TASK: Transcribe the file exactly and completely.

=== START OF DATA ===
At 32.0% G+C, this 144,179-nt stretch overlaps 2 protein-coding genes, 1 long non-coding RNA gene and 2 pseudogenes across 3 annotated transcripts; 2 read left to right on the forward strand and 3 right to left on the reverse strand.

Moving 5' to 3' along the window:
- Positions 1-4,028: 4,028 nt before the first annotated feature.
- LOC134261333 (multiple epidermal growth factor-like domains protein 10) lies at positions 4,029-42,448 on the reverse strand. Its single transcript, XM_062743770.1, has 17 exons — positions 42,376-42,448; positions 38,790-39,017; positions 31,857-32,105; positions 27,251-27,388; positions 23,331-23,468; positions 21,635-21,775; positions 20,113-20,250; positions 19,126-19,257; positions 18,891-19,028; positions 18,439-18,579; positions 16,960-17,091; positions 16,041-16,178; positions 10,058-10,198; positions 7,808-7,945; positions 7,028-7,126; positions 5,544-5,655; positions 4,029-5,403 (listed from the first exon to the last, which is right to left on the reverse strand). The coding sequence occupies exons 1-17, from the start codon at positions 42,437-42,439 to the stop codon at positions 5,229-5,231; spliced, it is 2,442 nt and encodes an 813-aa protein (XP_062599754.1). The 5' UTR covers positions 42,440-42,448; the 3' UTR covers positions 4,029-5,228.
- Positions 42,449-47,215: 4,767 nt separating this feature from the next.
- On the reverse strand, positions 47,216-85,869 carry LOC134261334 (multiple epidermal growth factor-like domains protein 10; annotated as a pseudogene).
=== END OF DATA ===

At 32.0% G+C, this 144,179-nt stretch overlaps 2 protein-coding genes, 1 long non-coding RNA gene and 2 pseudogenes across 3 annotated transcripts; 2 read left to right on the forward strand and 3 right to left on the reverse strand.

Moving 5' to 3' along the window:
- Positions 1-4,028: 4,028 nt before the first annotated feature.
- LOC134261333 (multiple epidermal growth factor-like domains protein 10) lies at positions 4,029-42,448 on the reverse strand. Its single transcript, XM_062743770.1, has 17 exons — positions 42,376-42,448; positions 38,790-39,017; positions 31,857-32,105; positions 27,251-27,388; positions 23,331-23,468; positions 21,635-21,775; positions 20,113-20,250; positions 19,126-19,257; positions 18,891-19,028; positions 18,439-18,579; positions 16,960-17,091; positions 16,041-16,178; positions 10,058-10,198; positions 7,808-7,945; positions 7,028-7,126; positions 5,544-5,655; positions 4,029-5,403 (listed from the first exon to the last, which is right to left on the reverse strand). The coding sequence occupies exons 1-17, from the start codon at positions 42,437-42,439 to the stop codon at positions 5,229-5,231; spliced, it is 2,442 nt and encodes an 813-aa protein (XP_062599754.1). The 5' UTR covers positions 42,440-42,448; the 3' UTR covers positions 4,029-5,228.
- Positions 42,449-47,215: 4,767 nt separating this feature from the next.
- On the reverse strand, positions 47,216-85,869 carry LOC134261334 (multiple epidermal growth factor-like domains protein 10; annotated as a pseudogene).